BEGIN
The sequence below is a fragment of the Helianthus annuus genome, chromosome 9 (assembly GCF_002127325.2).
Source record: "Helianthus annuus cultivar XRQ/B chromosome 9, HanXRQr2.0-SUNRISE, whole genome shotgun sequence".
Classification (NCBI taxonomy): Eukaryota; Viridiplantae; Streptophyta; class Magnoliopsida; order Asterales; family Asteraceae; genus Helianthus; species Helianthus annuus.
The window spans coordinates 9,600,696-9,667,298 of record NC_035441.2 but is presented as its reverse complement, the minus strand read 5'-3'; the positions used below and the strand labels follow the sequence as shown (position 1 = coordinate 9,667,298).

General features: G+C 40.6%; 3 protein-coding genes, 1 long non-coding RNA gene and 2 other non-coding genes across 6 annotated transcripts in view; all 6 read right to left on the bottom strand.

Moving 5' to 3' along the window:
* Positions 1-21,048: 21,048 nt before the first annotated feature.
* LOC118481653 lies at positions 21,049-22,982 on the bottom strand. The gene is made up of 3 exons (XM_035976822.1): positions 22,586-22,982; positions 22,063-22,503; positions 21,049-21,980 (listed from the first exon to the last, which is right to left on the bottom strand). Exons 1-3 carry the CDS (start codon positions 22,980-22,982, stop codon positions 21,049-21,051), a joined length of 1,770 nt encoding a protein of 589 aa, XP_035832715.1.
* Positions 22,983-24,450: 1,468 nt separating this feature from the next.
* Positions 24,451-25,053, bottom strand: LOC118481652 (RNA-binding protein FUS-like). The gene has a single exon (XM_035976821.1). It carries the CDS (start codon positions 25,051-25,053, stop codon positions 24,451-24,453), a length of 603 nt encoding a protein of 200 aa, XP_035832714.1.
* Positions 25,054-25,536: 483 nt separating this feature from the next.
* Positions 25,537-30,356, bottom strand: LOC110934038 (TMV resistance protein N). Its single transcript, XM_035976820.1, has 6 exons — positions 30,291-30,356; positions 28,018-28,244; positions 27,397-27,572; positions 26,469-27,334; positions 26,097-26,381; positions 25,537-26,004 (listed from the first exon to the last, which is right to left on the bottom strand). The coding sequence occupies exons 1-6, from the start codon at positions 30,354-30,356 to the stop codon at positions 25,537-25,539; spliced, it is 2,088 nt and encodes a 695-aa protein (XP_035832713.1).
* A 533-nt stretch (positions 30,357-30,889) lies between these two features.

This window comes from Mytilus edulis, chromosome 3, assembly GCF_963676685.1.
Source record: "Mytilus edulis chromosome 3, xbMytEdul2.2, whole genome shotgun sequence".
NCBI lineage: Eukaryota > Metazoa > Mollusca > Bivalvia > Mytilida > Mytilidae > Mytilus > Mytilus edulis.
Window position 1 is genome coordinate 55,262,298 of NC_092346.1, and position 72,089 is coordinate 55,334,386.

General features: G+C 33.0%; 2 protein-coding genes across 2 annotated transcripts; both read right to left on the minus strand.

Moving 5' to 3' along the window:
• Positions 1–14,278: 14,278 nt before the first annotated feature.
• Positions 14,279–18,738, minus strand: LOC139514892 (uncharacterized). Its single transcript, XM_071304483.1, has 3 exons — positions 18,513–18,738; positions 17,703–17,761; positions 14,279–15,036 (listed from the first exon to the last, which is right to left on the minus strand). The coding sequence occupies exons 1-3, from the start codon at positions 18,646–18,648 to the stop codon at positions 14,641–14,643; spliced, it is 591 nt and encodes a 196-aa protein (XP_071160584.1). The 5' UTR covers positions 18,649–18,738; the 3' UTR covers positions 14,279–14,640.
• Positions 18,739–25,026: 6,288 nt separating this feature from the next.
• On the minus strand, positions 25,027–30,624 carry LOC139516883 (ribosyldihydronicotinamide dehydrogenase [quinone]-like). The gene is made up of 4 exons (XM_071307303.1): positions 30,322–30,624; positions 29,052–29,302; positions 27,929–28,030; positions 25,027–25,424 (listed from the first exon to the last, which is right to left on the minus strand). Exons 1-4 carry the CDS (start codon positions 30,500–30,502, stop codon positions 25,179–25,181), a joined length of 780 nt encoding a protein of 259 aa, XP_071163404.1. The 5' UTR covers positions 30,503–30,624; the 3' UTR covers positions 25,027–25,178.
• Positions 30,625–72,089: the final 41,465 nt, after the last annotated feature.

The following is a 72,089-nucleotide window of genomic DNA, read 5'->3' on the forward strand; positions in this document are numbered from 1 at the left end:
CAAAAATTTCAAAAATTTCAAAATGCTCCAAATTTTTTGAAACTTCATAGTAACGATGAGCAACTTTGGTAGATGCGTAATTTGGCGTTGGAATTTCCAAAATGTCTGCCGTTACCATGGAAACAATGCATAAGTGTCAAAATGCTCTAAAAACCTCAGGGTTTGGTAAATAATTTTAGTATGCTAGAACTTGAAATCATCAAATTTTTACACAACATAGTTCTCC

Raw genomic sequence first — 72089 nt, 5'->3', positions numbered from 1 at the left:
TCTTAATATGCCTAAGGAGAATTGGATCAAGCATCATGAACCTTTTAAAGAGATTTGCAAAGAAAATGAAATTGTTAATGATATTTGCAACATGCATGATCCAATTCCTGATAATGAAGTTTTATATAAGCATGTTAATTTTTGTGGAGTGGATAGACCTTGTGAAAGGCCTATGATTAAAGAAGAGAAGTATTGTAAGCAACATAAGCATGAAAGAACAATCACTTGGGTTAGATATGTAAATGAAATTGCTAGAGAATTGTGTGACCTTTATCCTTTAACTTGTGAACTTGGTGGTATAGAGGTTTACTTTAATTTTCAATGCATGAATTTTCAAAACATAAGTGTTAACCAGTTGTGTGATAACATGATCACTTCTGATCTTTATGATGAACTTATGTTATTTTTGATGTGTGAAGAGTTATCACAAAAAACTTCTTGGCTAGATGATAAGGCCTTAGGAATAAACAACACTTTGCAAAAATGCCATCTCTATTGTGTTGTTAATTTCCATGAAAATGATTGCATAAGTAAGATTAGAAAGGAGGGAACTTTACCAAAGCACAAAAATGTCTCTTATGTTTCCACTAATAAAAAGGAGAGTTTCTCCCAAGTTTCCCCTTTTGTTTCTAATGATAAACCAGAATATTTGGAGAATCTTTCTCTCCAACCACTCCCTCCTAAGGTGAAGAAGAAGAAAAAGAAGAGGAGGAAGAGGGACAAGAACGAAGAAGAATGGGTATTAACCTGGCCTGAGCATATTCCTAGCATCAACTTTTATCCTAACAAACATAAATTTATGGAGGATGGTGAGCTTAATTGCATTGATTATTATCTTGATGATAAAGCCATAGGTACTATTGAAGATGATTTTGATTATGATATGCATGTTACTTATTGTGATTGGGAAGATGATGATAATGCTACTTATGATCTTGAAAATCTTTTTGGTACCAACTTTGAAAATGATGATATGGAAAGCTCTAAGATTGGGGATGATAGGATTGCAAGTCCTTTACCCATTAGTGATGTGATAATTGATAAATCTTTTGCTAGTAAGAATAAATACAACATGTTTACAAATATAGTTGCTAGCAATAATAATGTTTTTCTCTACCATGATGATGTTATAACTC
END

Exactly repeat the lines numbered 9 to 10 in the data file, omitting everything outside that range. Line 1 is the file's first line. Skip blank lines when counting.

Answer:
* Positions 22,983-24,450: 1,468 nt separating this feature from the next.
* Positions 24,451-25,053, bottom strand: LOC118481652 (RNA-binding protein FUS-like). The gene has a single exon (XM_035976821.1). It carries the CDS (start codon positions 25,051-25,053, stop codon positions 24,451-24,453), a length of 603 nt encoding a protein of 200 aa, XP_035832714.1.